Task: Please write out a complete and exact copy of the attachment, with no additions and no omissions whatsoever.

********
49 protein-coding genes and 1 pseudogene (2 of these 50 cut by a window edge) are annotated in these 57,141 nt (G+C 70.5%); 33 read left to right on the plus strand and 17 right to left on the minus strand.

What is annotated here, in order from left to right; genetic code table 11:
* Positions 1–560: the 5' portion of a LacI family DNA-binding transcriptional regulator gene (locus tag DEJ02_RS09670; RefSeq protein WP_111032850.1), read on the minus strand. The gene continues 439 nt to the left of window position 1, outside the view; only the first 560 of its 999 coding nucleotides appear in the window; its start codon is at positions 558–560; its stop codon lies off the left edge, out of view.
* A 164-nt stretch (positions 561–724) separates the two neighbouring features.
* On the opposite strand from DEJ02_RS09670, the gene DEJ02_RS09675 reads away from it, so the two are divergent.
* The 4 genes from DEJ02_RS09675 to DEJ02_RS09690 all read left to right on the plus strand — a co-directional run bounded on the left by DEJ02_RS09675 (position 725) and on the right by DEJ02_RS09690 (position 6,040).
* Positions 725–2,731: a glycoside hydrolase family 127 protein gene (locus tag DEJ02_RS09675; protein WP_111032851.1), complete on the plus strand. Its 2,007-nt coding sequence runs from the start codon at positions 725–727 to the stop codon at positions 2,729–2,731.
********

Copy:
49 protein-coding genes and 1 pseudogene (2 of these 50 cut by a window edge) are annotated in these 57,141 nt (G+C 70.5%); 33 read left to right on the plus strand and 17 right to left on the minus strand.

What is annotated here, in order from left to right; genetic code table 11:
* Positions 1–560: the 5' portion of a LacI family DNA-binding transcriptional regulator gene (locus tag DEJ02_RS09670; RefSeq protein WP_111032850.1), read on the minus strand. The gene continues 439 nt to the left of window position 1, outside the view; only the first 560 of its 999 coding nucleotides appear in the window; its start codon is at positions 558–560; its stop codon lies off the left edge, out of view.
* A 164-nt stretch (positions 561–724) separates the two neighbouring features.
* On the opposite strand from DEJ02_RS09670, the gene DEJ02_RS09675 reads away from it, so the two are divergent.
* The 4 genes from DEJ02_RS09675 to DEJ02_RS09690 all read left to right on the plus strand — a co-directional run bounded on the left by DEJ02_RS09675 (position 725) and on the right by DEJ02_RS09690 (position 6,040).
* Positions 725–2,731: a glycoside hydrolase family 127 protein gene (locus tag DEJ02_RS09675; protein WP_111032851.1), complete on the plus strand. Its 2,007-nt coding sequence runs from the start codon at positions 725–727 to the stop codon at positions 2,729–2,731.